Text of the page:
Caitlyn Callahan 2014-06-25 02:21:16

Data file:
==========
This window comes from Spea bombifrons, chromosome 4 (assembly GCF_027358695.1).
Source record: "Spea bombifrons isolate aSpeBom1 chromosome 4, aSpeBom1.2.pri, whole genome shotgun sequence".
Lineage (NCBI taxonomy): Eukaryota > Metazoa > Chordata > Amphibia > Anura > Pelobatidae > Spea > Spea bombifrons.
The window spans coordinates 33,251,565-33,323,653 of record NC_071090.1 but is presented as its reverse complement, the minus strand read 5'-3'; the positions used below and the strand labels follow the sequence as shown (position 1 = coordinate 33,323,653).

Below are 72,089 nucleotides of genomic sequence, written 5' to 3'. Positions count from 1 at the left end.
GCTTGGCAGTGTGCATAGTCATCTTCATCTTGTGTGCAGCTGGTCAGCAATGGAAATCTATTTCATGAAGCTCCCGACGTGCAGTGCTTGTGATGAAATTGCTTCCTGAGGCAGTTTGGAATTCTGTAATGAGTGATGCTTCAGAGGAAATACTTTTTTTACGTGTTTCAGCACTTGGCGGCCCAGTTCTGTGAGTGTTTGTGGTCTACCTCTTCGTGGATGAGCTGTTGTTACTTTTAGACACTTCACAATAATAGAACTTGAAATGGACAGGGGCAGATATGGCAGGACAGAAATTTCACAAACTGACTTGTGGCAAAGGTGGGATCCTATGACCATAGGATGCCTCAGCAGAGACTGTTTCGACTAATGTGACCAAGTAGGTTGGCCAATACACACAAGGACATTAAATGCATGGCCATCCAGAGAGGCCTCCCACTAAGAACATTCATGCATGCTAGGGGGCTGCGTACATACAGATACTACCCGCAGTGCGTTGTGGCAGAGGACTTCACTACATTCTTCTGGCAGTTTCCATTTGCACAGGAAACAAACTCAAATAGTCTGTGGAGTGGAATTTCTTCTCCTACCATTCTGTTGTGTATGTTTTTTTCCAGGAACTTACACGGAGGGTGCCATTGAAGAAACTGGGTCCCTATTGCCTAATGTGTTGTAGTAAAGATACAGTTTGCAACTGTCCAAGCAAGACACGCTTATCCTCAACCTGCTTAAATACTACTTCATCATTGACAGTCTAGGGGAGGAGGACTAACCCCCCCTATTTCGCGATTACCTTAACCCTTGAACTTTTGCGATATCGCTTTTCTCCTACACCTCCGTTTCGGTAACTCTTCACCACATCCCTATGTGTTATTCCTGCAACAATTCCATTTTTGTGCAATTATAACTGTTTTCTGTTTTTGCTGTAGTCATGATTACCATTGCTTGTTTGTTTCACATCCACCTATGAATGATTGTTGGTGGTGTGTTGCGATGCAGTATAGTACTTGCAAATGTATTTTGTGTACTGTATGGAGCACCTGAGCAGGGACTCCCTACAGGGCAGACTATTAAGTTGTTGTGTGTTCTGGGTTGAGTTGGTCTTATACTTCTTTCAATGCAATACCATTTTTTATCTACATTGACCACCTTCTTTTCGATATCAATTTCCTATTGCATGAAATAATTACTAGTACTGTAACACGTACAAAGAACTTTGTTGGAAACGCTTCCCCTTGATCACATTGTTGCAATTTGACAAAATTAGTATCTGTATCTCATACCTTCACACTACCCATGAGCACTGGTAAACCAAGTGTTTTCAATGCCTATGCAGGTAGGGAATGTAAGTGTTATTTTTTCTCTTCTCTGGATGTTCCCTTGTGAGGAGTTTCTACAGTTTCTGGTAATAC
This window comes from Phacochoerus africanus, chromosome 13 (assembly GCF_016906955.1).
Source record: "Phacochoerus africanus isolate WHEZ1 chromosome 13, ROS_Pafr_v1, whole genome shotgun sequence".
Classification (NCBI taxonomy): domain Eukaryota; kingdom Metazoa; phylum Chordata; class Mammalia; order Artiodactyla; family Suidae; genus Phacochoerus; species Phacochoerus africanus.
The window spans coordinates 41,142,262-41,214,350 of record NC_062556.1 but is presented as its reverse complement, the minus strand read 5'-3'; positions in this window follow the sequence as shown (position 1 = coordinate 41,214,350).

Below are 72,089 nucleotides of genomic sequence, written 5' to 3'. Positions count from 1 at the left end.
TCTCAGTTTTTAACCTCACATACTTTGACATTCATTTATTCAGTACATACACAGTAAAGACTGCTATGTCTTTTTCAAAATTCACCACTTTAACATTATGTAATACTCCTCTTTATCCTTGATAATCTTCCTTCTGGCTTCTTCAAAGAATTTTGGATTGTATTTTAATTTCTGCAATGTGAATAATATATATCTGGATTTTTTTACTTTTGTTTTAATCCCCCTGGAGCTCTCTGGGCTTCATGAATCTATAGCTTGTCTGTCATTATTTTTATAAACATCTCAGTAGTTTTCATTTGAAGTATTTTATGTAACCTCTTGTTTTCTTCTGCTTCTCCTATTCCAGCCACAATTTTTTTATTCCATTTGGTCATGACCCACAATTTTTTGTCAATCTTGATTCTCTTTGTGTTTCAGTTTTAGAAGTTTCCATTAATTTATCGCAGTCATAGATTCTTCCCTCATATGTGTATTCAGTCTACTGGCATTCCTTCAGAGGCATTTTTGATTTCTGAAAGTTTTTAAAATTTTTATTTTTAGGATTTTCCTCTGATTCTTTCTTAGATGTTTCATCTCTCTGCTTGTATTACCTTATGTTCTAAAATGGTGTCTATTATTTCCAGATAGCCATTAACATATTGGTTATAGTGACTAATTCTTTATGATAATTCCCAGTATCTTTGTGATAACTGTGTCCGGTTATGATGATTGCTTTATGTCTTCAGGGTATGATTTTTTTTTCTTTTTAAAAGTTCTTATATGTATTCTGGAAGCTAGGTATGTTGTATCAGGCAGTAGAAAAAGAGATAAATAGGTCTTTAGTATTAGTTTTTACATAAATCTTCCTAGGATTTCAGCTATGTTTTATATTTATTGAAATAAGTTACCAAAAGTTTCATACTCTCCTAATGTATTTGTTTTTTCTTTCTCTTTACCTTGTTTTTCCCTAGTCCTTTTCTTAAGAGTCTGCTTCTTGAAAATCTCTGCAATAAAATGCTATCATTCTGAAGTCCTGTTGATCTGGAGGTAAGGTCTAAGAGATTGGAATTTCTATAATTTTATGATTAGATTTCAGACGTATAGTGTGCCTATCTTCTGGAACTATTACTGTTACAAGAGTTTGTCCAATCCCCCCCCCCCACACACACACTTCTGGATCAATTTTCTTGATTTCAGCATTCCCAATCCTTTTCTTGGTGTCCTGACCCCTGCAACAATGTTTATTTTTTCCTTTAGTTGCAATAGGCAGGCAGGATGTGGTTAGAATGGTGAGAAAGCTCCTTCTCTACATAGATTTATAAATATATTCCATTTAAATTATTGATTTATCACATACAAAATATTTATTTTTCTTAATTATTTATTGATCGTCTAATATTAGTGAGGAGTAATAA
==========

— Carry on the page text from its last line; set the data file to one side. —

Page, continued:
Urban Raccoons A fresh look at a popular snack Brad Indoe was in his fifth year working a corporate job in Los Angeles when he found out he had a gluten intolerance. As an athlete and someone who often traveled for work, he soon realized there weren’t a lot of good gluten-free products on the market. It was three years ago that he started to experiment in his kitchen making his own granola bars. Today, these bars — sold locally in Acme on Medina Road, Earth Fare, Whole Foods Market and on his website — are not only gluten-free, but also dairy-free, soy-free, GMO-free and vegan. “I started to realize I can provide a better product and better service to the people who have the same needs as me,” Indoe says. “A lot of the gluten-free products get a bad rap because the ingredients they use don’t taste very good and don’t have a lot of nutritional value, and that’s really what drove me to do this. I wanted something better, and other people do too.” After moving back home to Medina, Ohio, to start up his business, the next step was finding a name. Indoe grew up on a farm, and when he lived in the city, he grew an urban herb garden on his patio. “After about four months of fighting this mysterious thing that was taking my produce, I found out that it happened to be a big family of raccoons, and that’s where the term ‘urban raccoon’ came from,” he says. “My whole neighborhood nicknamed them the urban raccoons because they were coming every night and taking everyone’s gardens. I was looking for something nature-focused, easy to remember, humorous, and Urban Raccoons … Who can forget that?” Indoe’s focus for the granola bars, which currently come in five flavors, is the ingredients. “I’ve never seen a bar that remotely mirrors my product,” he says. “I handpick all the ingredients, and I don’t put any added sugars in them, just what’s naturally in the dried fruits and maple syrup.” The maple syrup is produced on a farm that has been in his family for 90 years. The bars’ main ingredient is organic amaranth seeds, which are similar to quinoa, high in protein and fiber, and contain amino acids. Fresh, handpicked fruits, nuts and dairy-free chocolate chips are also found in the bars. The ingredients are natural and locally sourced, when possible. Urban Raccoons’ packaging and labels are also done locally, and Indoe makes all of the bars himself. “Everything is made in small batches, which is another big difference between us and other products,” he says. “Most other products are mass produced in warehouses, waiting to be shipped out, and they might wait for months. Our products are pretty much made-to-order. We use all natural ingredients, and we don’t add any artificial preservatives, so it has a shorter shelf life, and it stays fresh when it gets shipped to stores.” In the upcoming months, Indoe says he would like to unveil a new granola bar flavor and dive into producing other snack foods like crackers, flatbreads and pizza crusts. “I go out every weekend to a different town, different store, and I’m just trying to get the word out,” Indoe says. “Everyone is so pleasantly surprised to see something so different from a regular bar.” For more information about Urban Raccoons granola bars, check out www.urbanraccoons.com. Writer Caitlyn Callahan recently graduated from KSU with her bachelor’s in newspaper journalism. Comments? Email them to managing editor Abby Cymerman at firstname.lastname@example.org.
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